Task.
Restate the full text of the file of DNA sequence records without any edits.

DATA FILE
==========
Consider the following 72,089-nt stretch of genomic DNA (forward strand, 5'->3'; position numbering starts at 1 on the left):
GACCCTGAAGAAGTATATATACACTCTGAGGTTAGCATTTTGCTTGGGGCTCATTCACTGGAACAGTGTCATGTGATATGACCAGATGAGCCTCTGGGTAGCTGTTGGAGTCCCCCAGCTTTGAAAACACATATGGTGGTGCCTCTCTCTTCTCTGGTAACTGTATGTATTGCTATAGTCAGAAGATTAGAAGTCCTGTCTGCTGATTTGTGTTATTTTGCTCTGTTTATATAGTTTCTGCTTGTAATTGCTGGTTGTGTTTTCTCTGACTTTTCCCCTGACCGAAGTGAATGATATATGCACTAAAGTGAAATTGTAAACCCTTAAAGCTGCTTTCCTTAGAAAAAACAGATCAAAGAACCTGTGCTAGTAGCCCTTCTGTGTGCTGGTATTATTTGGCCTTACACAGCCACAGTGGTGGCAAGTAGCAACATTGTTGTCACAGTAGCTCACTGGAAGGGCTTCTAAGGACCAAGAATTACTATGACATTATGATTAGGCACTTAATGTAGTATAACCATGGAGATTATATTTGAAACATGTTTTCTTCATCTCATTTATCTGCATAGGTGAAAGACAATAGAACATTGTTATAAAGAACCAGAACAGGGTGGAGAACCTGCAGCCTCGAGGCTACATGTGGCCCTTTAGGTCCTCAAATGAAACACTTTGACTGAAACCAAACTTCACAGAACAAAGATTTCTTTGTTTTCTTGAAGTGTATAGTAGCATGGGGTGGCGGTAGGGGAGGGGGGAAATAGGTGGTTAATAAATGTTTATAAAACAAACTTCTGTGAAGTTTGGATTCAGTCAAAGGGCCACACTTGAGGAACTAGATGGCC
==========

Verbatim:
Consider the following 72,089-nt stretch of genomic DNA (forward strand, 5'->3'; position numbering starts at 1 on the left):
GACCCTGAAGAAGTATATATACACTCTGAGGTTAGCATTTTGCTTGGGGCTCATTCACTGGAACAGTGTCATGTGATATGACCAGATGAGCCTCTGGGTAGCTGTTGGAGTCCCCCAGCTTTGAAAACACATATGGTGGTGCCTCTCTCTTCTCTGGTAACTGTATGTATTGCTATAGTCAGAAGATTAGAAGTCCTGTCTGCTGATTTGTGTTATTTTGCTCTGTTTATATAGTTTCTGCTTGTAATTGCTGGTTGTGTTTTCTCTGACTTTTCCCCTGACCGAAGTGAATGATATATGCACTAAAGTGAAATTGTAAACCCTTAAAGCTGCTTTCCTTAGAAAAAACAGATCAAAGAACCTGTGCTAGTAGCCCTTCTGTGTGCTGGTATTATTTGGCCTTACACAGCCACAGTGGTGGCAAGTAGCAACATTGTTGTCACAGTAGCTCACTGGAAGGGCTTCTAAGGACCAAGAATTACTATGACATTATGATTAGGCACTTAATGTAGTATAACCATGGAGATTATATTTGAAACATGTTTTCTTCATCTCATTTATCTGCATAGGTGAAAGACAATAGAACATTGTTATAAAGAACCAGAACAGGGTGGAGAACCTGCAGCCTCGAGGCTACATGTGGCCCTTTAGGTCCTCAAATGAAACACTTTGACTGAAACCAAACTTCACAGAACAAAGATTTCTTTGTTTTCTTGAAGTGTATAGTAGCATGGGGTGGCGGTAGGGGAGGGGGGAAATAGGTGGTTAATAAATGTTTATAAAACAAACTTCTGTGAAGTTTGGATTCAGTCAAAGGGCCACACTTGAGGAACTAGATGGCC